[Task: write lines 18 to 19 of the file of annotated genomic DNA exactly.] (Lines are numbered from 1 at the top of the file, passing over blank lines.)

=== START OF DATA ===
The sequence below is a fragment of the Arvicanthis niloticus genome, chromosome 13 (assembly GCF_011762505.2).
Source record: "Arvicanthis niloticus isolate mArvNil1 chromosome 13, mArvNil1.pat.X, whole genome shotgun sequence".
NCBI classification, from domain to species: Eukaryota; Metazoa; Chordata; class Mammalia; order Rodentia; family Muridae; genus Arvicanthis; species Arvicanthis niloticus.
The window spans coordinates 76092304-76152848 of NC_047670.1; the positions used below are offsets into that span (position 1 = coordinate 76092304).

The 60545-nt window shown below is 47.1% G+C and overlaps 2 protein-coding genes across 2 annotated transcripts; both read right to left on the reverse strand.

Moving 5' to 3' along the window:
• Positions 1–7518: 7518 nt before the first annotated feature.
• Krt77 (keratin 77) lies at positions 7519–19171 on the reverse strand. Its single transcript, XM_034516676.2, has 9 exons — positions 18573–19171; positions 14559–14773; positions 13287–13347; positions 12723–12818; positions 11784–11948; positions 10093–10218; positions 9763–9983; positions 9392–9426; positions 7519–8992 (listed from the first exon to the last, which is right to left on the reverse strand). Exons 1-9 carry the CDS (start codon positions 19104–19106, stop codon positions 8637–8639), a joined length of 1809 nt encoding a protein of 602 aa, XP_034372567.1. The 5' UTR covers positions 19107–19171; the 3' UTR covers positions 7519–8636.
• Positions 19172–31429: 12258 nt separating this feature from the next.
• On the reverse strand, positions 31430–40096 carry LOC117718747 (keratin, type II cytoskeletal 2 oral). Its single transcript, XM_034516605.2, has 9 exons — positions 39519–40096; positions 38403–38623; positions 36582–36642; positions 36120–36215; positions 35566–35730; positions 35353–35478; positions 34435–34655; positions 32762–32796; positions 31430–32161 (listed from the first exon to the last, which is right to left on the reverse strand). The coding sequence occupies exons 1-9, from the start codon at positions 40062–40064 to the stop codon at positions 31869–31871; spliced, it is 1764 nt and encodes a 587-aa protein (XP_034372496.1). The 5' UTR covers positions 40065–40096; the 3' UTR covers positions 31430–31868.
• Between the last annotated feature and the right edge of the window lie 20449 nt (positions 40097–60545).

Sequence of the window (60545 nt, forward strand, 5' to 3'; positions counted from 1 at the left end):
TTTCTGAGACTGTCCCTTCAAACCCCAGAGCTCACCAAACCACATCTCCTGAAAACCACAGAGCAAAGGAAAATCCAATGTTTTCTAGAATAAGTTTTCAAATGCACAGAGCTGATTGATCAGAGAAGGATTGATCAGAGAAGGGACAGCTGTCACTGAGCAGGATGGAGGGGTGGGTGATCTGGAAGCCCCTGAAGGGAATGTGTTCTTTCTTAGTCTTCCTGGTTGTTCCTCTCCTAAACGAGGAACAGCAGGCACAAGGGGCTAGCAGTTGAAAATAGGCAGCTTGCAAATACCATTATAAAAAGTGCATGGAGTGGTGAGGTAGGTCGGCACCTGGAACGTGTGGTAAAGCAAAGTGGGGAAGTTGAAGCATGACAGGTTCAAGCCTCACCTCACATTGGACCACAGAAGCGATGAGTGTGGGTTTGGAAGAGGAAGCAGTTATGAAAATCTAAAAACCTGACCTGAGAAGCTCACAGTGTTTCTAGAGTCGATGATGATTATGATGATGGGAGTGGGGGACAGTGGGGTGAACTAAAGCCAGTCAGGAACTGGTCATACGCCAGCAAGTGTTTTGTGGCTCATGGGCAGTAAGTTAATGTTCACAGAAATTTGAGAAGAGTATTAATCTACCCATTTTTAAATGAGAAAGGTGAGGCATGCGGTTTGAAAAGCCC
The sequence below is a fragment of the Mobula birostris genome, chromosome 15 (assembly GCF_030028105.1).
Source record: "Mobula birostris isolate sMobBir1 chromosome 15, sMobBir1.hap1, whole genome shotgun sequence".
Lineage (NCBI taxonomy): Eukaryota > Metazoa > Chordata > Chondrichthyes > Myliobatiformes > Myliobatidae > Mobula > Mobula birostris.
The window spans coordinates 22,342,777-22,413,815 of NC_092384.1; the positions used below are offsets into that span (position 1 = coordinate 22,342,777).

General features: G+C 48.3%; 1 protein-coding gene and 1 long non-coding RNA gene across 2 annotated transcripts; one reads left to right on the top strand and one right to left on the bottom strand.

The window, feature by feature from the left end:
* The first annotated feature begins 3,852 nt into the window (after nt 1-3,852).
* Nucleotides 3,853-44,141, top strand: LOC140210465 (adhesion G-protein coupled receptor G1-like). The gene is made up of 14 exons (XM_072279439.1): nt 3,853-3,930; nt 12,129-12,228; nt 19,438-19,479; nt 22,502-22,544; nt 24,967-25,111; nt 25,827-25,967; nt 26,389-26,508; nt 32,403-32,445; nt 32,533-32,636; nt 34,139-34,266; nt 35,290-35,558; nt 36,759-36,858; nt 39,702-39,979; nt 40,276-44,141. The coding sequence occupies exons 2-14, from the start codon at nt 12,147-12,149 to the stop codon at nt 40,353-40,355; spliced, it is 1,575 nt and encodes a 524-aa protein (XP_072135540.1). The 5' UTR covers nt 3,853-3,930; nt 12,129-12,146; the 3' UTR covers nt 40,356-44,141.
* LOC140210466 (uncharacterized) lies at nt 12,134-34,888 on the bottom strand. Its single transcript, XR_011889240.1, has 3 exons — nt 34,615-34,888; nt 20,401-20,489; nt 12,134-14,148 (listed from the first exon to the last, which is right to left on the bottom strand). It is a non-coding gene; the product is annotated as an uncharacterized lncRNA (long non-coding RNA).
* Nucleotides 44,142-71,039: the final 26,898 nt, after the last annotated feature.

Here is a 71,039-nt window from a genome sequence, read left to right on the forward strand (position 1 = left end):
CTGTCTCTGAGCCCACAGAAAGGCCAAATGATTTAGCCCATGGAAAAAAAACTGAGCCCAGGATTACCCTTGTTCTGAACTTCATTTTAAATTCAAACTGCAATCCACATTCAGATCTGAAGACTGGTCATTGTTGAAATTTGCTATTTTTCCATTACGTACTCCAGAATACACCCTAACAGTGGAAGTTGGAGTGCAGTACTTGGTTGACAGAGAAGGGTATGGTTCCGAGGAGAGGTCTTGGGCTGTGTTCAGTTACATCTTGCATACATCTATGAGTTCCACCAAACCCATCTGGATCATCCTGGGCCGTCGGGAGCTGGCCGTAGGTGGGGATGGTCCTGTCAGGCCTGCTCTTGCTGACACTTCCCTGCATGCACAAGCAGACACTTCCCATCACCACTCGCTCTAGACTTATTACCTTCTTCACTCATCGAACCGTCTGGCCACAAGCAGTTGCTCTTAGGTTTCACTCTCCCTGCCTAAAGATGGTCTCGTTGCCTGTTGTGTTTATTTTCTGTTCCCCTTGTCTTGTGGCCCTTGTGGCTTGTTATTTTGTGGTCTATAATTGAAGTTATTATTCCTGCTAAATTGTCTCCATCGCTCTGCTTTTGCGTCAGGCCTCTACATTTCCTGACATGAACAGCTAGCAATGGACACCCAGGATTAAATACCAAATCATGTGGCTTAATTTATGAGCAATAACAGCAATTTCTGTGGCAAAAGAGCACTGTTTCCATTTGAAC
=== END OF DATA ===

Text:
General features: G+C 48.3%; 1 protein-coding gene and 1 long non-coding RNA gene across 2 annotated transcripts; one reads left to right on the top strand and one right to left on the bottom strand.

The window, feature by feature from the left end: